the myth of the teachable moment

July 6th, 2017

Teachable moment a learning opportunity for a child to acquire new information, values, morals, a new behavior or a new skill, or a new way of expressing and coping with an emotion.

I’m a failure at teachable moments. By that I mean I’m a failure at teaching teachable moments. I’m so lousy at teachable moments that I’m declaring myself an official dropout. I don’t know how to teach a moment when the moment is always teaching me. What the moment teaches me is to accept.

In truth, my heart abandoned the endeavor once I got a good whiff of the notion that whatever moment our kids are having isn’t quite enough. Not instructive enough, powerful enough, or motivating enough. The concept that what life needs is a lab assistant – me – someone to add and extract value from the raw materials. Someone to turn the crank, press the button, squeeze the lemon and add sugar. The moment I bailed on teachable moments may well have been my first successful teachable moment.

Don’t get me wrong. If my daughter asks me a question, I answer. If she comes to me to talk, I listen. That’s never a problem.

The problem is only when something happens that I don’t like or want.

Let’s look closely at what it is we’re supposed to be teaching. No one is telling us to teach our way through the easy times. We’re talking about teaching our way around what we don’t like: disappointment, sadness, jealousy, and frustration, for starters. We’re trying to teach our kids out of what they are momentarily feeling, thinking and doing, or at least I am, every time I am confronted with what someone tells me is a teachable moment.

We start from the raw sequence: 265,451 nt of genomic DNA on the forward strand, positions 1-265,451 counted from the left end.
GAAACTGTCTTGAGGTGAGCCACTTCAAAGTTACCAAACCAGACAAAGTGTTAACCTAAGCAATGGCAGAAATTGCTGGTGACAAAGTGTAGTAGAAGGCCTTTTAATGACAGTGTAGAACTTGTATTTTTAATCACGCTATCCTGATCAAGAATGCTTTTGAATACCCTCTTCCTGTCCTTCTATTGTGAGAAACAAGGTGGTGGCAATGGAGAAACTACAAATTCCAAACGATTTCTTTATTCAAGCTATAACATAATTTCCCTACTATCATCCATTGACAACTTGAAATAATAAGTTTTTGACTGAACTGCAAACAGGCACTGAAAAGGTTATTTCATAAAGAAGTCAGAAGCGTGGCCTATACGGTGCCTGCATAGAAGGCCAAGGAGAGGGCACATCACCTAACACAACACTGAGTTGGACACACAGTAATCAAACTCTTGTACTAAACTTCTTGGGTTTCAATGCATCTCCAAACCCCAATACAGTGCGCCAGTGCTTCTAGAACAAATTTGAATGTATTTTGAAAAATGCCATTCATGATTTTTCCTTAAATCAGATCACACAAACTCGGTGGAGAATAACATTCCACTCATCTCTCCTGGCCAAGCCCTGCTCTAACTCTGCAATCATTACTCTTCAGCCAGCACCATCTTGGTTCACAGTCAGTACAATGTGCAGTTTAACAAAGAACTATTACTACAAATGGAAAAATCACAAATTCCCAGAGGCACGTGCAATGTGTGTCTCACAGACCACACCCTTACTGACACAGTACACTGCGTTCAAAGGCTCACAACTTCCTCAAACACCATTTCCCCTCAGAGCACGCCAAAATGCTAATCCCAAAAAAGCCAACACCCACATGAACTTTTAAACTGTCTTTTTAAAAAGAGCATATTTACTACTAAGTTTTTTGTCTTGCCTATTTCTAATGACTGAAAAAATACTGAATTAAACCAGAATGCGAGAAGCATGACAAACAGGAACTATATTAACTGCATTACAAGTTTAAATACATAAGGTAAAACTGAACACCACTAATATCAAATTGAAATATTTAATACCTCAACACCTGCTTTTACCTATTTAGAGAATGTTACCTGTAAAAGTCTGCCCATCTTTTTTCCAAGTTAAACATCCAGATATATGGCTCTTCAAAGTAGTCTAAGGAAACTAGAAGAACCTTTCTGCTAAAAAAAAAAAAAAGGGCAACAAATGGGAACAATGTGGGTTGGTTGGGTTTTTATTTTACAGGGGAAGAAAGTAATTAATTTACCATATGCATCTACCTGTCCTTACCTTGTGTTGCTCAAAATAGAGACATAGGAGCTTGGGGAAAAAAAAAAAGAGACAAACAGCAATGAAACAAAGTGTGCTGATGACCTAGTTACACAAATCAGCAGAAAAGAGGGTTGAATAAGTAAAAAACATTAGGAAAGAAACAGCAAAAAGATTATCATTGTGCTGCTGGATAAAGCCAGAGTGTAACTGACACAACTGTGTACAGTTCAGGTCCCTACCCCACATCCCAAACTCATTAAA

When the children are little, many of these so-called opportunities arise from that elusive morality of “sharing.” When our little kids don’t share – and they don’t – we are mortified. Shouldn’t we be teaching them how to be nice right this moment while I’m standing here mortified? I could never make that work.

These uncomfortable moments might be triggered by loss and frustration. When our kids cry and pout over their disappointments, especially in public, we are humiliated. Shouldn’t we be teaching how to get over it right this moment while I’m standing here humiliated? Can’t claim I ever have.

Moments already have a way of imparting life skills. It’s called the hard way, and it happens to be the only way. Life is the teacher itself. Every single moment – high, low, happy, sad, kind, angry – is the teacher. Learning to trust the lessons takes time, more time than we think we have, and more time than we feel able to give. Few of us have mastered our lives, and the lessons keep mounting moment after moment, until there’s no more time left to learn.

I have vowed to use my time to change my own perspective. And so, every moment is my teacher, especially the ones I don’t like and can’t change.